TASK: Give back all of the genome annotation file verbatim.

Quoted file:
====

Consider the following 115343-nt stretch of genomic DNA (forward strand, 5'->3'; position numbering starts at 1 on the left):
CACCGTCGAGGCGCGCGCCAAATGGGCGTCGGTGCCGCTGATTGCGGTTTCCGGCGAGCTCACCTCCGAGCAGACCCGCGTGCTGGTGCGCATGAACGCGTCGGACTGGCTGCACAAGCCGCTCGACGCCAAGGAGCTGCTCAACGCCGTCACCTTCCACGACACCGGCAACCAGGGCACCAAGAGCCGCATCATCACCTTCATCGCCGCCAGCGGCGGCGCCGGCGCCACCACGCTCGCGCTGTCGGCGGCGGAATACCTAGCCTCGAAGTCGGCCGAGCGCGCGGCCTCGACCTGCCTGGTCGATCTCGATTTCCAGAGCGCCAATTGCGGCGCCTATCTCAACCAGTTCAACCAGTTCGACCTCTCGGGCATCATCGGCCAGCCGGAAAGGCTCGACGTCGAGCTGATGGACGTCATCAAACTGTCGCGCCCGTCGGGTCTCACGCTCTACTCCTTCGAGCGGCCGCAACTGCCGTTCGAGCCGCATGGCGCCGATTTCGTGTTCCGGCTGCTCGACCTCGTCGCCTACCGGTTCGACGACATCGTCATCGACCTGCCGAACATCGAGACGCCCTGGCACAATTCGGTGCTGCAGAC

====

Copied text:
Consider the following 115343-nt stretch of genomic DNA (forward strand, 5'->3'; position numbering starts at 1 on the left):
CACCGTCGAGGCGCGCGCCAAATGGGCGTCGGTGCCGCTGATTGCGGTTTCCGGCGAGCTCACCTCCGAGCAGACCCGCGTGCTGGTGCGCATGAACGCGTCGGACTGGCTGCACAAGCCGCTCGACGCCAAGGAGCTGCTCAACGCCGTCACCTTCCACGACACCGGCAACCAGGGCACCAAGAGCCGCATCATCACCTTCATCGCCGCCAGCGGCGGCGCCGGCGCCACCACGCTCGCGCTGTCGGCGGCGGAATACCTAGCCTCGAAGTCGGCCGAGCGCGCGGCCTCGACCTGCCTGGTCGATCTCGATTTCCAGAGCGCCAATTGCGGCGCCTATCTCAACCAGTTCAACCAGTTCGACCTCTCGGGCATCATCGGCCAGCCGGAAAGGCTCGACGTCGAGCTGATGGACGTCATCAAACTGTCGCGCCCGTCGGGTCTCACGCTCTACTCCTTCGAGCGGCCGCAACTGCCGTTCGAGCCGCATGGCGCCGATTTCGTGTTCCGGCTGCTCGACCTCGTCGCCTACCGGTTCGACGACATCGTCATCGACCTGCCGAACATCGAGACGCCCTGGCACAATTCGGTGCTGCAGAC